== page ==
SUMMARY: Change is happening so fast, we don’t recognize that each generation uses different methods and technology to request help. When we don’t understand it, there is the potential for frustration and unmet expectation.
Need Exchange Methods
The World of Asynchronous Communication.
Because the world is so accelerated with change, generations are becoming more unique than in other any time in history. Generation X (born from 1964 to 1980) had 18 years too slowly make workplace transitions.
How do you communicate NEED EXCHANGE? Need exchange is when you have a request for something – and you need to ask another individual for their help. The Baby boomers grew up using hand written letters and eventually telephones as their primary vehicle to express needs. Having a landline to receive phone calls were important. And status was shown when you had a secretary (or politically corrected later in the years, an administrative assistant.). The assistant was there to field those requests and respond to them.
Generation X started with landlines – but augmented them with voice mail. That was a monumental shift in how technology enabled needs to be deposited without a person needing to be tethered to their desk. But soon enough, along came the computer. And email. And Gen X would soon be buried in emails. In the 90’s, entire management classes were devoted to managing email and setting up Microsoft Outlook. The live conversations from the telephone moved from synchronous to asynchronous. You could batch your responses at the beginning or end of your day – and become more efficient, a hallmark of Generation X.
Millennials, or Generation Y, once again had technology that introduced whole new paradigms for need exchange. They started by watching their baby boomer and Generation X parents get buried in emails. And they received those emails in the early days. But very quickly, their mobile phone and text messaging became a faster and more efficient way to ask for and receive needs. Today, they very thought of having to spend more than 30 minutes on emails for a Millennial is torture and unnecessary. But if you look at their phone usage, you will typically see 5-10 ongoing conversations happening on an ongoing basis.
So – let’s recap.
Based upon your generation, how did you express your needs in the workplace?
Babyboomers – In person, on the phone or with long form written letters.
Generation X – Voice Messages or emails
Generation Y or Millennials – Social chat rooms or text messages.
I recap these because it is important to understand how a generation things about how they express needs and conversation.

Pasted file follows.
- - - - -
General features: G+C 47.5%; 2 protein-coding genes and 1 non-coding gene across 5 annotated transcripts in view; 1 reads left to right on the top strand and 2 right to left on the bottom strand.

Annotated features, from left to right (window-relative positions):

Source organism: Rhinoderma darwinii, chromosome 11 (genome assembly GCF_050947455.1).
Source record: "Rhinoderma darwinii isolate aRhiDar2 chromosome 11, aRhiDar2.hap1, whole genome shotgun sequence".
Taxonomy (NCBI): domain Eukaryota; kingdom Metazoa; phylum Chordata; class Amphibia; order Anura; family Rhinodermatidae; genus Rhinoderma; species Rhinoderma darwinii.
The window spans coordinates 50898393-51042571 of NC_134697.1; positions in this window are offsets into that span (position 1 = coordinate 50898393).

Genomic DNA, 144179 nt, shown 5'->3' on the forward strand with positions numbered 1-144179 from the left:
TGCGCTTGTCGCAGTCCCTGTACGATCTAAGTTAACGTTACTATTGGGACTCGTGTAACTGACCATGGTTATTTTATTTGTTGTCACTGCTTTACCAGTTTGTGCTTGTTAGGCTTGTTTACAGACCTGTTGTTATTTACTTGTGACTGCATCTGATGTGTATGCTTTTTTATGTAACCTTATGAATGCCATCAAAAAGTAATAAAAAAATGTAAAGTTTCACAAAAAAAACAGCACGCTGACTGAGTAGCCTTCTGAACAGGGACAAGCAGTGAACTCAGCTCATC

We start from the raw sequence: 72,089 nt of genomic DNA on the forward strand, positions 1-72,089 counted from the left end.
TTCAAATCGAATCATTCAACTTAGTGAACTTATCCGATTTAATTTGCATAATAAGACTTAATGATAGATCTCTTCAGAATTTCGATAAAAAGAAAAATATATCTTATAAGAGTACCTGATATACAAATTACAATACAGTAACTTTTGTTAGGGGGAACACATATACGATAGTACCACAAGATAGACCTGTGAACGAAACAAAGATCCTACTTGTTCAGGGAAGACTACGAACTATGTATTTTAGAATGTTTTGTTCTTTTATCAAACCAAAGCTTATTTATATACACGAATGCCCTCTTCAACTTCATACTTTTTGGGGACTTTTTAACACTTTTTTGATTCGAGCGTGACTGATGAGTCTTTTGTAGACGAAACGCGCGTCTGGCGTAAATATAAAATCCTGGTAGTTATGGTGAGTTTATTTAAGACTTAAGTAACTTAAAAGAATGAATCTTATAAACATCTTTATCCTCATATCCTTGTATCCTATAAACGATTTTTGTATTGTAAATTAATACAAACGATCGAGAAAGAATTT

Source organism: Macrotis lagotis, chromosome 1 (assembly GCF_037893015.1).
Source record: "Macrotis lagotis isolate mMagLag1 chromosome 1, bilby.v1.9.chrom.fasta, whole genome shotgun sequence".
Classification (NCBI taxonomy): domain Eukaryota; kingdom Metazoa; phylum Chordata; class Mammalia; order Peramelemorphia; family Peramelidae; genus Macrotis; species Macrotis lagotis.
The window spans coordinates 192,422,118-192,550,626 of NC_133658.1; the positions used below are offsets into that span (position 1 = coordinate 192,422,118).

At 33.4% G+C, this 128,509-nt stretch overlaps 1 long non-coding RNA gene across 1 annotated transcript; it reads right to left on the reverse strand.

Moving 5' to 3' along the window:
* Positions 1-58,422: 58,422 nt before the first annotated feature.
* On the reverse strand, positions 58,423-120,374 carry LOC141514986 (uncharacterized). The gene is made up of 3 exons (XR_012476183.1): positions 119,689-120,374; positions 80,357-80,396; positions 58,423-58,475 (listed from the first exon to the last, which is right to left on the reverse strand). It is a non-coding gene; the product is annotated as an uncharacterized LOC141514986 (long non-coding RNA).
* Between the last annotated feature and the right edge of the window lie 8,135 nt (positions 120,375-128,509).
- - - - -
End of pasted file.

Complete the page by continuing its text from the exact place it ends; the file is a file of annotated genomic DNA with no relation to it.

Recently, I observed a frustrated baby boomer manager and a new Millennial in the workplace. The Boomer manager needed information. Trying to be “tuned in” to the new workplace, he resisted sending it down the pyramid of channels. He tried to go directly to the individual, which is a preference for Millennials. The conversation sounded like this:
BB: Hello. I am (leader). I need your help in getting some information. We have a client who is interested in some data. I understand you can quickly pull data on X topic.
Millennial: Yes. I can.
BB: Ok. Well. Did you sent it?
Millennial: When do you need it?
BB: The client is asking me for it as soon as I can have it. Can you help me generation the data?
BB: I didn’t receive a response from you. Are you able to help me with it? When can you have it?
Millennial: Working on it.
And the conversation went on, eventually with both individuals being frustrated by the impression left in the conversation by the other.
What neither of them tried to do was to understand their origination of need conversation.
Baby boomers grew up with words allowed you much time (and expectation) to have dialogue and conversation about a need in detail. They also grew up in hierarchy worlds when theirs was a clear chain of command. And if you were lower on the chain, your respect via verbal and adherence was expected.
Millennials look at texting as an ongoing conversation, with the perspective of “I will chat with you as the need arises. If I have a question – I will text or message you.” But there is no need to confirm or go into discourse. Because if they have a question, either to you or anyone in their social network for that matter, they are just a text away.
But not understanding this, the Millennial gets frustrated with the Baby Boomer of having too much discussion – and feeling under pressure to be formal and perfect in conversation. And the Baby Boomer is frustrated because they are used to closure. They want to know that expectations have been communicated, agreed upon and delivered.
Today, each generation needs to understand how the other generation grew up to develop generational empathy. We are becoming more different with every generation. We can either frustrate each other – or learn to “interpret” the various generations that work around us.